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# PHYS 1500 Chapter 1

Newton measurement of Force, mass x acceleration, kg*m/s^2
Grams measurement of mass
Net force Sum of all forces being exerted on an object
Newton's Second Law of Motion The net force exerted on an object is equal to the product of that object's mass times the acceleration (Force = Mass x Acceleration) , the acceleration is in the same direction as the net force
Newton's Third Law of Motion Every action has an equal and opposite reaction
Support forces Forces that push each other along directly on a surface
Normal forces Forces that are directed away from the surface (example, table exerts normal force on notebook)
Energy The capacity to do work
Work The process of transferring energy
Conserve quantity Energy that cannot be created nor destroyed
Kinetic energy Energy contained in object's motion
Potential energy Energy contained between or within objects
Mechanical advantage Process whereby mechanical device redistributes the amount of force and distance that go to performing a specific amount of mechanical work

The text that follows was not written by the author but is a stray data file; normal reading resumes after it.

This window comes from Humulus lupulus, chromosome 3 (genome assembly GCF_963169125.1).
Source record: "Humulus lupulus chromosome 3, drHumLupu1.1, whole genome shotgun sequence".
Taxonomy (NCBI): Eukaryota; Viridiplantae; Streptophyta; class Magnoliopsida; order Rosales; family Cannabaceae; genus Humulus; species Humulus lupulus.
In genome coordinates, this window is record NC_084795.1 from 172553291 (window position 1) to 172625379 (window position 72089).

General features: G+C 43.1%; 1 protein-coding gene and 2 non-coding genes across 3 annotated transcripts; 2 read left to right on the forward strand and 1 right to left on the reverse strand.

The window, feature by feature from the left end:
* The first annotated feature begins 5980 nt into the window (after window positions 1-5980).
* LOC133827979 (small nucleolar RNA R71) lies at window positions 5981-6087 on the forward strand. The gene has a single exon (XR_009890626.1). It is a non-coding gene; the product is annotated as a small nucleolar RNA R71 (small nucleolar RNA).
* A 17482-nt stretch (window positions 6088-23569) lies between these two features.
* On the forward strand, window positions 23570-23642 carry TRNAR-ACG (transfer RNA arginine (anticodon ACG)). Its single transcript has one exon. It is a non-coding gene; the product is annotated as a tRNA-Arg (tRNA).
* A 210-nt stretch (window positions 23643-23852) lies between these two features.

Inertia A body in motion tends to stay in motion; a body in rest tends to stay in rest
Newton's First Law of Motion An object that is not subject to any outside forces moves at a constant velocity covering equal distances in equal times along a straight-line path
Vector quantity and magnitude Consists of direction and magnitude; Magnitude is the exact quantity
Speed and velocity Speed = distance/time; Velocity = how quickly one's position changes (speed with direction); usually in m/s
Forces Outside influences that cause an object to move (mass x acceleration = kg*m/ sec^2 = Newton)
Acceleration How quickly velocity changes (m/sec^2)
Inertial frame of reference viewpoint of inertial object
Standard unit Units that everyone agrees on, S.I. (meters, meters/second, meters/second^2, Newtons, kilograms)
Created by: csueb4ever